Margot Adler Many people think there are two different Margot Adlers. One is a 40-year veteran of public broadcasting, who is currently the New York correspondent for National Public Radio and a frequent voice on All Things
Considered, Morning Edition, and Weekend Edition. The other is a chronicler and spokesperson for the contemporary Wiccan and Pagan movements, the author of Drawing Down the Moon: Witches, Druids, Goddess Worshippers, and Other Pagans in America Today, and a Wiccan priestess who gives workshops in ritual and song. Shush! Don’t tell anyone. It’s the same person! Adler started in radio in 1968 as a newscaster, reporter, and later the host of three talk shows in the 1970s and 1980s. She pioneered live, free-form talk shows that dealt with spirituality, feminism, ecology, and the interface between politics, religion, and culture. She came to NPR in 1978, and her favorite stories are those that turn the world upside down and make you question everything you thought you knew. She has covered everything from the Winter Olympics to the homeless, and from human stories of 9/11 to technology and education. From 1999 to 2008, Adler hosted Justice Talking, a national radio show about law, the Constitution, and American life. Adler is also the author of Heretic’s Heart: A Journey through Spirit and Revolution, which deals with her experiences as a student at Berkeley, a participant in the Free Speech Movement, a civil rights worker in Mississippi, and an activist and journalist during the Vietnam War. She first came to the Conference on World Affairs in the late 1970s.
Justo Almario Justo Almario is a master saxophonist, a flutist, clarinetist, composer, arranger, and clinician. His style fuses jazz, South American, and other world rhythms, and has been heard on Grammy Award-winning works by Linda Ronstadt, Placido Domingo, Luis Miguel, Andrae Crouch, and Israel Lopez Cachao, as well as on the Oscar winning soundtracks from Happy Feet and Sideways. Almario’s playing has been featured on diverse projects, including Queen Latifah’s Living Out Loud, Jennifer Lopez’s HBO special Let’s Get Loud, Andy Garcia’s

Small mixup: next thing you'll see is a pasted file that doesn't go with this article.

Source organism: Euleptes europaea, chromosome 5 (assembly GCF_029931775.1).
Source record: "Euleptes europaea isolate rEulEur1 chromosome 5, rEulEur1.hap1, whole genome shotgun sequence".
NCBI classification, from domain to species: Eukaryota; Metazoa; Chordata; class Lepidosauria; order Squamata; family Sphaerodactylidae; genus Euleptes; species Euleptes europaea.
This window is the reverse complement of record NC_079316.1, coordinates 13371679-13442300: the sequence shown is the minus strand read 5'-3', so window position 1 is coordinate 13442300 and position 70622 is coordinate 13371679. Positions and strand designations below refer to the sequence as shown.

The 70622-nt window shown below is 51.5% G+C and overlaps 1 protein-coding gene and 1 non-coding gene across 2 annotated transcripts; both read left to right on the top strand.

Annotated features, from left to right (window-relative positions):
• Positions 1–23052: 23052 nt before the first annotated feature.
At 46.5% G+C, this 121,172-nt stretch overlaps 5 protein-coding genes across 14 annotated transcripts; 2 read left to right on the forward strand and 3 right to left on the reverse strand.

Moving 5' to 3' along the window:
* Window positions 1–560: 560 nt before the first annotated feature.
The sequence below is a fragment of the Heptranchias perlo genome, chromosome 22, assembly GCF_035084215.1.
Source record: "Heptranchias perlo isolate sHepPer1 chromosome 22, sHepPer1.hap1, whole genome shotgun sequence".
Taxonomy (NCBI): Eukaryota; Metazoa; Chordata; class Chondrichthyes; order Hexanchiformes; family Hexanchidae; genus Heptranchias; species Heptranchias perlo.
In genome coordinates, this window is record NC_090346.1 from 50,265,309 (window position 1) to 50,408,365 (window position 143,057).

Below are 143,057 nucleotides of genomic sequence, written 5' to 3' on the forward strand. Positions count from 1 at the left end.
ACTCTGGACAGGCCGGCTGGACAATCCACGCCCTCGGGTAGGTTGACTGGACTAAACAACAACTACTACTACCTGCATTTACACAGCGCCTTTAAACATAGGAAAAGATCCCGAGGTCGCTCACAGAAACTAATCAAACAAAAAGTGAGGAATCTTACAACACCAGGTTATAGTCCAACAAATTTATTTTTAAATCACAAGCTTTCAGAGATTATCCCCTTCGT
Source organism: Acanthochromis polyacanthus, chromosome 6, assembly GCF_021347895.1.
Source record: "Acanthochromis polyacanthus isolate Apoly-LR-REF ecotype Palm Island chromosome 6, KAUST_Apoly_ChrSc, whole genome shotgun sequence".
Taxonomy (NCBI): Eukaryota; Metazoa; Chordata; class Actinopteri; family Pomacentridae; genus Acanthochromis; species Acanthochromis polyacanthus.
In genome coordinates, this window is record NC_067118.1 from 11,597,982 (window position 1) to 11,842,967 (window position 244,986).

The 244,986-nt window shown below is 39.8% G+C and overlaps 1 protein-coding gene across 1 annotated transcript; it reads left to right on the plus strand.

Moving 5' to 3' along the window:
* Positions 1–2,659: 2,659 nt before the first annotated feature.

The Lost City, and John Turturro’s Romance and Cigarettes. Almario has also played on various platinum and gold records and soundtracks, and was part of the Newport Jazz Festival tour in 2002. Almario was the featured soloist with the Los Angeles Master Chorale for the season opener at the Walt Disney Hall, where he later performed at the Christmas concert, Celebrar. He has performed with Patrice Rushen’s Grammy Award orchestra, Freddie Hubbard, Roy Ayers, Diane Reeves, George Duke, Sergio Mendes, Billy Higgins, Tito Puente, Machito, Dave Grusin, Ndugu Chancler, Kenny Burrell, Master P, Bebe Winans, Charles Mingus, Chaka Kahn, Herb Alpert, Bobby Shew, and many others. His career was recently celebrated by World Stage Stories, an oral history series chronicling the evolution of jazz. A native of Colombia, Almario studied at the Berklee College of Music before becoming musical director for Mongo Santamaria. He taught at the Henry Mancini Institute and has mentored inner-city youth during workshops at the World Stage. He currently teaches saxophone at the UCLA School of Music and is working on a new album.
Maria Alovert Maria "Girl Mark" Alovert is the inventor of the Appleseed biodiesel processor commonly found in small-scale biodiesel operations. This batch processor is based on a water heater, and can convert 30 to 100 gallons of vegetable oil into biodiesel in a few hours, with an equipment cost of approximately $200. Alovert's zine, Biodiesel Homebrew Guide, is in its tenth edition and is widely accepted as the definitive how-to guide for homebrew biodiesel production. Through workshops and conferences across the United States, Alovert has become a central figure in small scale (less than 50K gallons per year) biodiesel production technology, analytics, and implementation. As a grassroots activist, Alovert has de29
CONFERENCE ON WORLD AFFAIRS
Participant Prosopography veloped a following that is often at odds with "establishment" biodiesel interests. The grassroots realm is typified by small producer co-ops, small ideals-based businesses, and individuals who are making biodiesel for their personal use. Large commercial producers (greater than 5M gallons per year) are often established agricultural interests, such as Cargill or Archer Daniels Midland. Tensions between these two groups arise on subjects such as fuel quality, safety, and blending.